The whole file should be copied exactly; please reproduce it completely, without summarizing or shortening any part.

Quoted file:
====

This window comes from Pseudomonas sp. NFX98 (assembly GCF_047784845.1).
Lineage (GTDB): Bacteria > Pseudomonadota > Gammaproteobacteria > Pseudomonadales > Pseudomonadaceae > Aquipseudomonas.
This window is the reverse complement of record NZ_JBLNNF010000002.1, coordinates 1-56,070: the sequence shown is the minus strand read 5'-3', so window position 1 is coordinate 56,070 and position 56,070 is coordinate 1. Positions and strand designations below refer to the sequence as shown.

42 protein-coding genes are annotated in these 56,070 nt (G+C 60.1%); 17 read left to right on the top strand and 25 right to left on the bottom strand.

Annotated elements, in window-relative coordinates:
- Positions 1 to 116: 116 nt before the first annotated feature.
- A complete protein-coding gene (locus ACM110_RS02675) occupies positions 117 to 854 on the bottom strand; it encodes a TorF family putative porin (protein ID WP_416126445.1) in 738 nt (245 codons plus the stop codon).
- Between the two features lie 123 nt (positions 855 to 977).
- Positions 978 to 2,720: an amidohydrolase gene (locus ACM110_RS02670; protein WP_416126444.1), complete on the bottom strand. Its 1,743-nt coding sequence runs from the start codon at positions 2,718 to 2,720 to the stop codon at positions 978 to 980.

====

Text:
This window comes from Pseudomonas sp. NFX98 (assembly GCF_047784845.1).
Lineage (GTDB): Bacteria > Pseudomonadota > Gammaproteobacteria > Pseudomonadales > Pseudomonadaceae > Aquipseudomonas.
This window is the reverse complement of record NZ_JBLNNF010000002.1, coordinates 1-56,070: the sequence shown is the minus strand read 5'-3', so window position 1 is coordinate 56,070 and position 56,070 is coordinate 1. Positions and strand designations below refer to the sequence as shown.

42 protein-coding genes are annotated in these 56,070 nt (G+C 60.1%); 17 read left to right on the top strand and 25 right to left on the bottom strand.

Annotated elements, in window-relative coordinates:
- Positions 1 to 116: 116 nt before the first annotated feature.
- A complete protein-coding gene (locus ACM110_RS02675) occupies positions 117 to 854 on the bottom strand; it encodes a TorF family putative porin (protein ID WP_416126445.1) in 738 nt (245 codons plus the stop codon).
- Between the two features lie 123 nt (positions 855 to 977).
- Positions 978 to 2,720: an amidohydrolase gene (locus ACM110_RS02670; protein WP_416126444.1), complete on the bottom strand. Its 1,743-nt coding sequence runs from the start codon at positions 2,718 to 2,720 to the stop codon at positions 978 to 980.